Patient Advocacy

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Advocate. One who speaks or writes in support of another or a cause.¹ While a person can advocate for any individual, group, or cause, this article address patient advocacy-in particular, the individual who pleads for a another which ultimately has an effect on a patient’s health. So how do we become a patient’s advocate, or, in many cases, your own advocate?

This article is intended to specifically address adult advocacy. Even the most healthy and well educated individual that incurs a health crisis needs an advocate. Unfortunately, the most vulnerable, those that are elderly, the uninsured, underinsured, and those lacking the necessary skills to navigate the healthcare world, need patient advocacy the most.

Hospital admissions and subsequent discharge planning is essential for patient advocacy. The Center for Medicare & Medicaid Services (CMS) has been keeping track of hospital readmissions and their causes. Oftentimes, these readmissions can be due to lack of education and understanding with medications, follow-up tests and physician appointments.

Recently when my significant other was readmitted into the hospital on several occasions for an unexpected health issue that was not resolved, he was not able to understand his discharge instructions. And why is that? Not from lack of education or knowledge. Well versed in the medical field with an undergraduate degree in biology and work experience that included many years in hemodialysis, he was unable to understand because of lack of English language fluency on the part of the registered nurse providing his discharge instructions. This is a prime example of the need for another family member or friend to be present for any questions, concerns or updates regarding the patient. And when you are unable to get the answers that you need or feel a lack of understanding, always escalate the issue to the next level, such as the charge nurse, nursing management, or someone in a supervisory role.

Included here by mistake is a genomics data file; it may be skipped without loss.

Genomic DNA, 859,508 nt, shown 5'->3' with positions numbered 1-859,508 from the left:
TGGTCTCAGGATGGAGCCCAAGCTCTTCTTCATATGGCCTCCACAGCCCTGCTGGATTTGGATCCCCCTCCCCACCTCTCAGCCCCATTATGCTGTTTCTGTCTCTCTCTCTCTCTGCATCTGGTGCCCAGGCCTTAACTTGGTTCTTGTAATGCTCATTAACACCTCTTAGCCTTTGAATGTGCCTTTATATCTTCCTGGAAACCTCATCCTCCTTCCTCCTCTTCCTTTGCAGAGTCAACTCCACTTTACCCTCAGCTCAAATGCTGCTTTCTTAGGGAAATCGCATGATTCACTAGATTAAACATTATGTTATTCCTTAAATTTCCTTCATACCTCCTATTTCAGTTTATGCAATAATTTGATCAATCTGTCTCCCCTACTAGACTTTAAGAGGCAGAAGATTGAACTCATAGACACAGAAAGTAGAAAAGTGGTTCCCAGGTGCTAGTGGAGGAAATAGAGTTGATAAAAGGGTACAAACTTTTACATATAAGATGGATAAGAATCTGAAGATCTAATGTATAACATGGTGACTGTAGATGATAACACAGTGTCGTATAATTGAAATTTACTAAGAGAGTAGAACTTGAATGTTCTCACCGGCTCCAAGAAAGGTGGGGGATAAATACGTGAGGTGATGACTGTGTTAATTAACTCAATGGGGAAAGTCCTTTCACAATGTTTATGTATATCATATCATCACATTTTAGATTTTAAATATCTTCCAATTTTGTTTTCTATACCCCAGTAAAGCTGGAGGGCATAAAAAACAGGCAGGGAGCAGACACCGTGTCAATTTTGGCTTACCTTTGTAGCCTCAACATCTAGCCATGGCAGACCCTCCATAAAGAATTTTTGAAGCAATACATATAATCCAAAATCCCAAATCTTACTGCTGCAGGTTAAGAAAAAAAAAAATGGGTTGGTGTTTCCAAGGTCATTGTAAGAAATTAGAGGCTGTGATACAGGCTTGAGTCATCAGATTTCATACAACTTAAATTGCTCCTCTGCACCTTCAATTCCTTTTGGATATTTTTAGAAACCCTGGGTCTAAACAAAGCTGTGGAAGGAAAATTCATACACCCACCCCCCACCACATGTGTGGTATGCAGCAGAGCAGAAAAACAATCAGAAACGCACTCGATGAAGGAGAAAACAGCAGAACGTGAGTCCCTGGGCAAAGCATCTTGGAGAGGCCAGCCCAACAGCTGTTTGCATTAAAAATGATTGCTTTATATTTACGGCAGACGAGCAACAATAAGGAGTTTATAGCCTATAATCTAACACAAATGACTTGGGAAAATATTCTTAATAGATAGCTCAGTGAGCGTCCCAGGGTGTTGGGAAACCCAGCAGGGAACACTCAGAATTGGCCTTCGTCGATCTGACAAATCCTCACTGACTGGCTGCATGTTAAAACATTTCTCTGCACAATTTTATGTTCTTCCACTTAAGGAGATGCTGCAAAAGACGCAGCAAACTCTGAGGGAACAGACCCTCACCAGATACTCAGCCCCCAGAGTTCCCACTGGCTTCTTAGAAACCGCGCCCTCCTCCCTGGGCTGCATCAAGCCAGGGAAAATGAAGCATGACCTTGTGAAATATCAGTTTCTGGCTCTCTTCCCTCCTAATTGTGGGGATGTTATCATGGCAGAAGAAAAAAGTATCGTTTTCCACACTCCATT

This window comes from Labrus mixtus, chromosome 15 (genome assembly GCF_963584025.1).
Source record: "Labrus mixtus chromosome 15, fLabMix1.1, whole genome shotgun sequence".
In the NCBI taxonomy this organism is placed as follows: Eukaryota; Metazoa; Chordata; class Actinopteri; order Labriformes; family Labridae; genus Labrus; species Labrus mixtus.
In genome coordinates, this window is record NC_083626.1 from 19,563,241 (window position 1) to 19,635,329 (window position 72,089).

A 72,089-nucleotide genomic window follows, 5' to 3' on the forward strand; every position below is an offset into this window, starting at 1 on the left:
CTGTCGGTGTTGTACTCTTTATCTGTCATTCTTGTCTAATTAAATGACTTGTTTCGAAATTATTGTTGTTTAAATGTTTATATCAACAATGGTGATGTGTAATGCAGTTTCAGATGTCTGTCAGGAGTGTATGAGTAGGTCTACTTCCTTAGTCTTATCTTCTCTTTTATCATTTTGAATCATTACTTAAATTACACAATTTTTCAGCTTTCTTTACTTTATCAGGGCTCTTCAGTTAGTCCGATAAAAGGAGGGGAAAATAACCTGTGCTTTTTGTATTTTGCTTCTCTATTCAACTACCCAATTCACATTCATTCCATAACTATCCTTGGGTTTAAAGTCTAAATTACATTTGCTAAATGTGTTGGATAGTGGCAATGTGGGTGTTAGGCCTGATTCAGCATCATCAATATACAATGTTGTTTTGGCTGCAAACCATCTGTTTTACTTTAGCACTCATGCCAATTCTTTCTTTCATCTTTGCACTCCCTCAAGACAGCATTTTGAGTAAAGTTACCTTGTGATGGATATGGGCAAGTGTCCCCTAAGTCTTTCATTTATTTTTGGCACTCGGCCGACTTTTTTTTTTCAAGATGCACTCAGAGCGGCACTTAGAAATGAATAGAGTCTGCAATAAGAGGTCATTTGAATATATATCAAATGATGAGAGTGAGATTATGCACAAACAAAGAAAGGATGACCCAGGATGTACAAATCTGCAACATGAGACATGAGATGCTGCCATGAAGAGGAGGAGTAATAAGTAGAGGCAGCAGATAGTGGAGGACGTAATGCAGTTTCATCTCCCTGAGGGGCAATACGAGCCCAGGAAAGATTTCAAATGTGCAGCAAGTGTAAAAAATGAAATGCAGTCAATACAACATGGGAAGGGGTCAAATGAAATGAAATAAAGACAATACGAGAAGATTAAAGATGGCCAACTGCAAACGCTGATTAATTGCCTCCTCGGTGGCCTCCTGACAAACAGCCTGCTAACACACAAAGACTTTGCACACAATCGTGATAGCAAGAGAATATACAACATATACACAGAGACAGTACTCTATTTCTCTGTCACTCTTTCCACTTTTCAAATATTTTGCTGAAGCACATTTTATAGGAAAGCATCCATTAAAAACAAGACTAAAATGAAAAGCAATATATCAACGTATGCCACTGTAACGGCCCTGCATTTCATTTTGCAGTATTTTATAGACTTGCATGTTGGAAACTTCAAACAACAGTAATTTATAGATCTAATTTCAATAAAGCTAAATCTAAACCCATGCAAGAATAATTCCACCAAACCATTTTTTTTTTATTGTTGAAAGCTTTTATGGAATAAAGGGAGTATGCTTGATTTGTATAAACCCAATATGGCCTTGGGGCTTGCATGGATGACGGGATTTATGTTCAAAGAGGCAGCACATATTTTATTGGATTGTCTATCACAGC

Many federal legislative activities and non-profit organizations such as The National Patient Advocate Foundation ( and the American Medical Association ( offer valuable tips and avenues for support regarding patient advocacy.

And remember, when advocating for a friend or loved one, keep a detailed log of conversations that include the name, time, and dates when the conversations occurred, and what the issues was concerning. Be the advocate, for the person and for yourself. ©

²Patient Advocacy. Google Images. advocacy/images